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← Lawrence Krauss at the Reason Rally Wash. DC 3/24/2012

ShinobiYaka's Avatar Jump to comment 16 by ShinobiYaka

Comment 2 by Cartomancer

“Technical point of order, Lawrence. It wasn't the Middle Ages that saw the collapse of the Greek scientific enterprise along with the entirety of Classical civilization”

Well that’s one interpretation but I’m not sure on what historical basis such an interpretation might be made, “technically” the Greek enterprise did not collapse it was destroyed, the closing of the academy by the emperor Justinian in 529 A.D. is often cited as the end of Antiquity and therefore might be considered the beginning of the dark ages or the beginning of the early medieval period if you prefer, but one thing is certain the Greek tradition did not simply “fall” it was I’m afraid given a rather unsubtle push, it did not cease to exist altogether though, although its students were scattered in exile the academic tradition survived long enough to establish academies in Persia and seeded the Neoplatonist tradition of Baghdad.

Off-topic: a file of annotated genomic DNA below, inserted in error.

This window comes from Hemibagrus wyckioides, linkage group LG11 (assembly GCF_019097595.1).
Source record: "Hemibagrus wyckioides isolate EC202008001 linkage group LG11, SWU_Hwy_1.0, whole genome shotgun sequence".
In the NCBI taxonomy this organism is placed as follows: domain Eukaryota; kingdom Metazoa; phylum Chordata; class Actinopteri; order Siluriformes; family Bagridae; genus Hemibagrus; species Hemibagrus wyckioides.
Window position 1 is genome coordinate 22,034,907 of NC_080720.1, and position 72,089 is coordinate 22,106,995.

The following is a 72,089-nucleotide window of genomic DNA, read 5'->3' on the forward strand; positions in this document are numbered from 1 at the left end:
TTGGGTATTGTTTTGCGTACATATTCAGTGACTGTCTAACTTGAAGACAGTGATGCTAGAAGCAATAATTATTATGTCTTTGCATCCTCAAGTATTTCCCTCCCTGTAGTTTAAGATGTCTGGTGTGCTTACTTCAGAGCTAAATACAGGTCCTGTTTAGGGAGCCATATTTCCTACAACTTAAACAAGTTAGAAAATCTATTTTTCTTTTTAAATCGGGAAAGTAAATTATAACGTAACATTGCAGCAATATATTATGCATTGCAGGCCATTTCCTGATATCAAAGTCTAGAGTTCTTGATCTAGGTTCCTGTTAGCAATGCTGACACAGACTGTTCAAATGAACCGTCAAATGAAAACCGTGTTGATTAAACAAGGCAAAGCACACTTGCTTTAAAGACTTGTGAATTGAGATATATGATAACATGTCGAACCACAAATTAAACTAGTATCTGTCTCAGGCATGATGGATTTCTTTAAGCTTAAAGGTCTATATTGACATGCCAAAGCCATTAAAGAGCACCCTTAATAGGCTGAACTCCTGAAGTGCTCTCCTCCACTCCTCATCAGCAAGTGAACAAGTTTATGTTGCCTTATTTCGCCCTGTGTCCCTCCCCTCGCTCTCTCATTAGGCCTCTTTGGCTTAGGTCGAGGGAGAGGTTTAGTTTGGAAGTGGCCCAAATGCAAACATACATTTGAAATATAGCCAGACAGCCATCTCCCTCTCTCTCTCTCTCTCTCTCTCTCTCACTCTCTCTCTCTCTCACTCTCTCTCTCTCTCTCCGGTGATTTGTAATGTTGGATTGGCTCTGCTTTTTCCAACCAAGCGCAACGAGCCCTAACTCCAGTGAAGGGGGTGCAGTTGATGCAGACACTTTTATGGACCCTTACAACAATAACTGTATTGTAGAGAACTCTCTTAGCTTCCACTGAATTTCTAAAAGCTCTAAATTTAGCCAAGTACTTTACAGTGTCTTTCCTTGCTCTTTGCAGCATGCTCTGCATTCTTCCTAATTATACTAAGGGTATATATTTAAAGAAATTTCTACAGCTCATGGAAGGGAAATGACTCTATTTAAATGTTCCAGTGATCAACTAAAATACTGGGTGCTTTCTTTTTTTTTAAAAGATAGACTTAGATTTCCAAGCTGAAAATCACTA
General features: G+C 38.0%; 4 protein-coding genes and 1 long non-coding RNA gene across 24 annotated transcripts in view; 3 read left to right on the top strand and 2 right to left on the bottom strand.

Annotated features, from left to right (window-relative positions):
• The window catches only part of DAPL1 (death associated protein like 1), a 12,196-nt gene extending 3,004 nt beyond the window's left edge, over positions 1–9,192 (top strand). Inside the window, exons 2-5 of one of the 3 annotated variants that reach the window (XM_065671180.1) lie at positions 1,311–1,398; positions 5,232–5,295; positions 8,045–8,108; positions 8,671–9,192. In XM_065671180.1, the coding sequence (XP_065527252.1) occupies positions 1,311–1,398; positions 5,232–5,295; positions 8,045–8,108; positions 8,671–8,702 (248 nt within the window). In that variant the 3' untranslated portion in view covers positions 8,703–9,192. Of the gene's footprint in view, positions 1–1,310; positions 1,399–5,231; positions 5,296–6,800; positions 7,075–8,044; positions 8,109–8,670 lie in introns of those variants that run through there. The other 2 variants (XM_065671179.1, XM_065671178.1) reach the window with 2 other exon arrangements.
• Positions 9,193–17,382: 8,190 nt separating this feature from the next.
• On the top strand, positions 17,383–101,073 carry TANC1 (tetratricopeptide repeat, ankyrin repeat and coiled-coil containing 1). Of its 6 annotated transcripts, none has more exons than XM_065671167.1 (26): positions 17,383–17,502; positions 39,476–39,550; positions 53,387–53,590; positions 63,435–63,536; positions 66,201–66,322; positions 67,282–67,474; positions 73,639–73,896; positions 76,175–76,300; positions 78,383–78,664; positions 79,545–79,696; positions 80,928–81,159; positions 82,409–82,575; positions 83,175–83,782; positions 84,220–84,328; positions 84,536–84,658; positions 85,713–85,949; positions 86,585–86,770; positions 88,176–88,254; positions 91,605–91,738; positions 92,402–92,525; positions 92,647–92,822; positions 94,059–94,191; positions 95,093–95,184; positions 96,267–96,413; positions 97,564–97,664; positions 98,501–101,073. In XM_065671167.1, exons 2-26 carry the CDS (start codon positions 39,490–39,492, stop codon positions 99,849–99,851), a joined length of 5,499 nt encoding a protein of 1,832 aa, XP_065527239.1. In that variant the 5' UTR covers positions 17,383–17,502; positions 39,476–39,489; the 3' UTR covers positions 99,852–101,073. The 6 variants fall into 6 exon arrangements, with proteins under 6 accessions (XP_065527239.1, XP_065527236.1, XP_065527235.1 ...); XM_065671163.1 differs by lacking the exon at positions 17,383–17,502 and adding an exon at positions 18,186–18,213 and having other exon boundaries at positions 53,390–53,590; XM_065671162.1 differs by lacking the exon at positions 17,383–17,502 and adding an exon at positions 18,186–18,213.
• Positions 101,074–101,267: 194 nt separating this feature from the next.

“intellectual achievements of the Middle Ages are superior to those of classical antiquity, because they were more durable and permanent. So far the line of scientific progress from the twelfth century to the twenty-first has not been broken, while the science of antiquity is largely gone for good.”

I would disagree, philosophy and what later became known as “science” rests firmly on classical philosophy, the scholastic tradition was primarily an attempt to fuse philosophy and theology, the difference between that and the Greek academic tradition is distinct, even though a lot of the later Greek philosophical schools were steeped in mysticism the methods and objectives of enquiry were really very different, let’s not forget that it was the rediscovery of Aristotle that was pivotal in the development of a systemic approach to reason within the early universities, without Aristotle there would have been no Summa Theologica, and no Aquinas of any note, the enlightenment itself was inspired and stimulated by classical Greek schools of philosophy, I think you underestimate the debt owed by western culture to the thinkers of antiquity and overestimate the importance of the scholastic tradition in the development of Western civilisation.

Mon, 09 Apr 2012 02:18:12 UTC | #933174